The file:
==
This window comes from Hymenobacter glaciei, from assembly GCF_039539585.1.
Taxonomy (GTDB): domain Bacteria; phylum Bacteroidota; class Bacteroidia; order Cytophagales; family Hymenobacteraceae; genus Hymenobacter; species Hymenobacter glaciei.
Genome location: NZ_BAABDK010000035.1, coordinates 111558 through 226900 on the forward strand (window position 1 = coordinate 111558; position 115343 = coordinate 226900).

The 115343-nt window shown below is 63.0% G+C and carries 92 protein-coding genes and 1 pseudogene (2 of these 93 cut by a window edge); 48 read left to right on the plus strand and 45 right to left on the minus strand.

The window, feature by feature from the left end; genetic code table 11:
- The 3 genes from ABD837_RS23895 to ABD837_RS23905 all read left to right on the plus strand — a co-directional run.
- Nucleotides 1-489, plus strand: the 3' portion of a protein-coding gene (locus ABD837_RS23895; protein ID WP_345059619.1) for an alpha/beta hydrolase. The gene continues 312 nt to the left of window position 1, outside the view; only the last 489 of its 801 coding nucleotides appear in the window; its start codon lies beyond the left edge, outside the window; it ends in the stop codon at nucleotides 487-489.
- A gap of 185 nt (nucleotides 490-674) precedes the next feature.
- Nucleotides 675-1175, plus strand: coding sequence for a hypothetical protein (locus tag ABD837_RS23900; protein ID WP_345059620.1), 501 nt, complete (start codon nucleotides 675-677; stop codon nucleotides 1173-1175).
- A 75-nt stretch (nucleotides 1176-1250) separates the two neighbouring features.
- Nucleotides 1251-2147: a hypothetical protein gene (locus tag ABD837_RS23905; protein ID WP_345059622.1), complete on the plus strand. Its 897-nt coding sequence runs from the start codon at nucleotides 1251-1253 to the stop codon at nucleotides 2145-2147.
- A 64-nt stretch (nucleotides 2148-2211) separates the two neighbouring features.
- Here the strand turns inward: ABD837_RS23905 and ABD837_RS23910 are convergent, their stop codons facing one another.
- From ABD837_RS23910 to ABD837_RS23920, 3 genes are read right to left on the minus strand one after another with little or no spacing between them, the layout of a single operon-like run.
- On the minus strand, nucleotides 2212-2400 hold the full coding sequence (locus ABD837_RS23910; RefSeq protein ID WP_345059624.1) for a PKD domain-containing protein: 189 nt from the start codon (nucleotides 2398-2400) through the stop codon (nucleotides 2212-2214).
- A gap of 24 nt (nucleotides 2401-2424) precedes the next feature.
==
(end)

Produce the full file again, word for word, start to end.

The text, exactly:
This window comes from Hymenobacter glaciei, from assembly GCF_039539585.1.
Taxonomy (GTDB): domain Bacteria; phylum Bacteroidota; class Bacteroidia; order Cytophagales; family Hymenobacteraceae; genus Hymenobacter; species Hymenobacter glaciei.
Genome location: NZ_BAABDK010000035.1, coordinates 111558 through 226900 on the forward strand (window position 1 = coordinate 111558; position 115343 = coordinate 226900).

The 115343-nt window shown below is 63.0% G+C and carries 92 protein-coding genes and 1 pseudogene (2 of these 93 cut by a window edge); 48 read left to right on the plus strand and 45 right to left on the minus strand.

The window, feature by feature from the left end; genetic code table 11:
- The 3 genes from ABD837_RS23895 to ABD837_RS23905 all read left to right on the plus strand — a co-directional run.
- Nucleotides 1-489, plus strand: the 3' portion of a protein-coding gene (locus ABD837_RS23895; protein ID WP_345059619.1) for an alpha/beta hydrolase. The gene continues 312 nt to the left of window position 1, outside the view; only the last 489 of its 801 coding nucleotides appear in the window; its start codon lies beyond the left edge, outside the window; it ends in the stop codon at nucleotides 487-489.
- A gap of 185 nt (nucleotides 490-674) precedes the next feature.
- Nucleotides 675-1175, plus strand: coding sequence for a hypothetical protein (locus tag ABD837_RS23900; protein ID WP_345059620.1), 501 nt, complete (start codon nucleotides 675-677; stop codon nucleotides 1173-1175).
- A 75-nt stretch (nucleotides 1176-1250) separates the two neighbouring features.
- Nucleotides 1251-2147: a hypothetical protein gene (locus tag ABD837_RS23905; protein ID WP_345059622.1), complete on the plus strand. Its 897-nt coding sequence runs from the start codon at nucleotides 1251-1253 to the stop codon at nucleotides 2145-2147.
- A 64-nt stretch (nucleotides 2148-2211) separates the two neighbouring features.
- Here the strand turns inward: ABD837_RS23905 and ABD837_RS23910 are convergent, their stop codons facing one another.
- From ABD837_RS23910 to ABD837_RS23920, 3 genes are read right to left on the minus strand one after another with little or no spacing between them, the layout of a single operon-like run.
- On the minus strand, nucleotides 2212-2400 hold the full coding sequence (locus ABD837_RS23910; RefSeq protein ID WP_345059624.1) for a PKD domain-containing protein: 189 nt from the start codon (nucleotides 2398-2400) through the stop codon (nucleotides 2212-2214).
- A gap of 24 nt (nucleotides 2401-2424) precedes the next feature.